Residents walk past election campaign posters in Quezon City, the Philippines, on May 8, 2022. (Photo by Rouelle Umali/Xinhua)
MANILA, May 8 (Xinhua) -- Philippine presidential candidates on Saturday night wrapped up a fiesta-like campaign period of 90 days for Monday's general election that decides the next six years of this Southeast Asian country of a 110 million population.
Over 65.8 million Filipinos will troop to 37,211 polling stations on May 9 to elect a new president, a new vice president, 12 senate senators, and over 300 members of the House of Representatives. Poll body data showed that over 18,000 national and local positions are up for grabs.
In April's final opinion poll of registered voters, former Senator Ferdinand Marcos Jr., 64, the son of former President Ferdinand Marcos, led Vice President Maria Leonor Robredo, 56, and eight other candidates.
On Saturday, the last day of the campaign period, millions of Filipinos took to the streets to support their preferred presidential aspirants.
Marcos' camp claimed that up to a million attended the miting de avance of Marcos and his running mate Davao City Mayor Sara Duterte-Carpio on Saturday night in Paranaque City in the capital region. In the Philippines, miting de advance is traditionally the final campaign event for the candidates running for local and national posts.
Marcos called for unity, saying he longs for the day when Filipinos unite to better the country. "Filipinos are starting to unite even before the election after heeding the message of our UniTeam," he told his supporters wearing red and green, the campaign color of Marcos and Carpio, respectively.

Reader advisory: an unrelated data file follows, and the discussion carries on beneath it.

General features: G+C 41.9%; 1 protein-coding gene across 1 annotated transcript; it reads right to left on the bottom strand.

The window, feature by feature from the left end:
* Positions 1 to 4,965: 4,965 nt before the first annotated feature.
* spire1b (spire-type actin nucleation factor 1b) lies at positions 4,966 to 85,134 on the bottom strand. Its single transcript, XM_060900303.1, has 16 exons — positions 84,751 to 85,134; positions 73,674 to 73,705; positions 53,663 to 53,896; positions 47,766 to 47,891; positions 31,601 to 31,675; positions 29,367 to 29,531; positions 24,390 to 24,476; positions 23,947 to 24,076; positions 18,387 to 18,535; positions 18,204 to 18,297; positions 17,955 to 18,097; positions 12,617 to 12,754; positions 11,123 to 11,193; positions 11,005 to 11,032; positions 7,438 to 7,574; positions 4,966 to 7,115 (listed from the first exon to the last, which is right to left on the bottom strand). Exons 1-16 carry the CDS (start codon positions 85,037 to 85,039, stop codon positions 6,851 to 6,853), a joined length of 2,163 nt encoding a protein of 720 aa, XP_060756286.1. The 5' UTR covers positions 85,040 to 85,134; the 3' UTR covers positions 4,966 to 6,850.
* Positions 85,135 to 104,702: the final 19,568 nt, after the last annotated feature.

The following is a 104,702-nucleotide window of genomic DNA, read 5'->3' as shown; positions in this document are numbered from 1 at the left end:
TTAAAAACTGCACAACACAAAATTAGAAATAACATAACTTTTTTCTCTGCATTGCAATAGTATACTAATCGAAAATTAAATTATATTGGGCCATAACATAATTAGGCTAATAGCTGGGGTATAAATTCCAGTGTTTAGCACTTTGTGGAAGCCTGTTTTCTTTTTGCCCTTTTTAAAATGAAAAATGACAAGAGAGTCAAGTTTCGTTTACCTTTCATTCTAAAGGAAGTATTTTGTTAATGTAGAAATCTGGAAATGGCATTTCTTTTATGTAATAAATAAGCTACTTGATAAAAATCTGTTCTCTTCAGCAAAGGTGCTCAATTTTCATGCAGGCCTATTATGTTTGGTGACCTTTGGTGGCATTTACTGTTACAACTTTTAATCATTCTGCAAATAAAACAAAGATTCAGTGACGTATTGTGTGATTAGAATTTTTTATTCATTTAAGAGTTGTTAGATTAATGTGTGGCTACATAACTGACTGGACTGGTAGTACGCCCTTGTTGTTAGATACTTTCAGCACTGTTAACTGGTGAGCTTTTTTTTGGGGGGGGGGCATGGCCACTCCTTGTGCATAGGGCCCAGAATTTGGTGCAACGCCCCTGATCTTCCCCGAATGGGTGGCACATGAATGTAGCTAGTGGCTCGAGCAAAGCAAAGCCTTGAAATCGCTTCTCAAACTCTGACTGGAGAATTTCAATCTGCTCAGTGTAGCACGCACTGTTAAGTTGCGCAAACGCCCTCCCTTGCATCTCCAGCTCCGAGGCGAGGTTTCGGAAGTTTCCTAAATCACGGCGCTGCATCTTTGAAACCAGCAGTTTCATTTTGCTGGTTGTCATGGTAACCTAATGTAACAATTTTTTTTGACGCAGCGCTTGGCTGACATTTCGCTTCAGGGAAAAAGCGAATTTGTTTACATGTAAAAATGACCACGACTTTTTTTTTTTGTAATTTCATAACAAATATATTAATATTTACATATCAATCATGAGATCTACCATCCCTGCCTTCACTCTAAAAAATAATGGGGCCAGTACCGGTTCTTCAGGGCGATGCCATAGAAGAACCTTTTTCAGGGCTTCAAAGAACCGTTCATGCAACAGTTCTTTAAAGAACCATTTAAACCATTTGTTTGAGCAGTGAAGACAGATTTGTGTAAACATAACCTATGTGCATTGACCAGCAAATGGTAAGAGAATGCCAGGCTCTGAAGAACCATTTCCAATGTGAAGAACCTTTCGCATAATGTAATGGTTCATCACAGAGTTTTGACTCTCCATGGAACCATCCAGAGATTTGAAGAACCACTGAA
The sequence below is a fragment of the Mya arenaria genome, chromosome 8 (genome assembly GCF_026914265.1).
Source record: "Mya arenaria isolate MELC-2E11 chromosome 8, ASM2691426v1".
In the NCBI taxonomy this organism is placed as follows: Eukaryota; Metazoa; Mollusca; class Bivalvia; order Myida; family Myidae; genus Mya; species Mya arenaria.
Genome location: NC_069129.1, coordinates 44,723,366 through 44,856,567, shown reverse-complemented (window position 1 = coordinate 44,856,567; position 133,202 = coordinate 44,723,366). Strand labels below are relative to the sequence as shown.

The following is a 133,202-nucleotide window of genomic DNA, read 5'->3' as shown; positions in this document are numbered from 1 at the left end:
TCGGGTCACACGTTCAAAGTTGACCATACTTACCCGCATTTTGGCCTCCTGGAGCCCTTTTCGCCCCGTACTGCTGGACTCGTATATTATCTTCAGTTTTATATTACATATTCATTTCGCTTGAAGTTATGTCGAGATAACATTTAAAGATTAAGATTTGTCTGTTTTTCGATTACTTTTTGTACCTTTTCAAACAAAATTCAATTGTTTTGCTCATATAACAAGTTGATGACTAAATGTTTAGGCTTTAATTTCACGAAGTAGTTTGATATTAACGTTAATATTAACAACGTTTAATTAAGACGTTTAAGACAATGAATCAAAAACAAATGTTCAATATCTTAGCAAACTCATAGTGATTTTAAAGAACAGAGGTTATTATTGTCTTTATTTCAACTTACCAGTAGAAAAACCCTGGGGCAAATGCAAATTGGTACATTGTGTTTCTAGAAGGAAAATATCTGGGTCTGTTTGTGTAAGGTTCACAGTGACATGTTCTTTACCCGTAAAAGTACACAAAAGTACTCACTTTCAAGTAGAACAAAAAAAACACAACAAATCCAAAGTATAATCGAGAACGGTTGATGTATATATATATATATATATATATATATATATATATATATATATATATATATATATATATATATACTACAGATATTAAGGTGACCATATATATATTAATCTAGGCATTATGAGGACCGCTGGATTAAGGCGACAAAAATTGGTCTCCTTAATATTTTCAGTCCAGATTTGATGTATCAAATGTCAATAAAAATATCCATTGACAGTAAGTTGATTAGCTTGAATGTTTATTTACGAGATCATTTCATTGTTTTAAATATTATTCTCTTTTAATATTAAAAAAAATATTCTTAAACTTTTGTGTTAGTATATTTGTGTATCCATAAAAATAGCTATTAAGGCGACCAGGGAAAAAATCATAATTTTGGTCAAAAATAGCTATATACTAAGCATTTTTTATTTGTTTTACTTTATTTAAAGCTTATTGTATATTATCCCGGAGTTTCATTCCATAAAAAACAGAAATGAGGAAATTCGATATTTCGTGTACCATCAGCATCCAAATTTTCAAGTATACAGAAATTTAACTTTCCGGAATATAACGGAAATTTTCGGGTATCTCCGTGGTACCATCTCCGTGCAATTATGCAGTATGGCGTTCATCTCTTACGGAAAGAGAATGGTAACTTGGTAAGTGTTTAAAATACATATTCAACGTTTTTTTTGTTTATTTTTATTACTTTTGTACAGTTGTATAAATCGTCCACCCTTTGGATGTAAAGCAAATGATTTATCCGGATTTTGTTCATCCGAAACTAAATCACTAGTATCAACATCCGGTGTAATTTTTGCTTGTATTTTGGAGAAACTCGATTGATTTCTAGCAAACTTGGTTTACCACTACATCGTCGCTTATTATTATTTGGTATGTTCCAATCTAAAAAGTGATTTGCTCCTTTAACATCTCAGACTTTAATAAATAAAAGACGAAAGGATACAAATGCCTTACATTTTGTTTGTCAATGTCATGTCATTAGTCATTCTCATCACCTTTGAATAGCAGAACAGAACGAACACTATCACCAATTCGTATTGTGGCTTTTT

Robredo's organizers claimed nearly 800,000 came to support the incumbent vice president and her running-mate, Senator Francisco Pangilinan, gathering at the heart of Makati City's central business district in a final show of force on Saturday.
"Let's celebrate a historic campaign tonight. Let's go! Let's win this for the Filipino people," Robredo told her pink-clad supporters.
Boxing icon-turned-senator Emmanuel Pacquiao, 43, ended his campaign in his downtown of General Santos City in southern Philippines; Manila City Mayor and former actor Francisco Domagoso, 47, in the Tondo district in Manila City; and former-national-police-chief-turned senator Panfilo Lacson, 73, in his hometown of Cavite province.
For the past three months, presidential aspirants crisscrossed the archipelago to win the hearts and minds of voters amid the COVID-19 pandemic. On the campaign trail, politicians seek first to entertain voters by singing and dancing on stage and even hire popular actors to join them in the hustings.
After the crowd is entertained, they also discuss how they intend to revitalize the economy amid the lingering pandemic, reduce unemployment, and stamp out pervasive corruption.
This year, drones and livestreaming have become new features of campaign rallies. Political candidates used drones to take aerial images and videos to post on social media platforms to capture the public's attention.
"Candidates have relied more on social media for their campaigns, and voters have tapped these applications as their source for news and other election-related information," said Aries Arugay, a political science professor at the University of the Philippines. ■
A man walks past election campaign posters at a school that will also serve as a voting precinct in Quezon City, the Philippines, on May 8, 2022. (Photo by Rouelle Umali/Xinhua)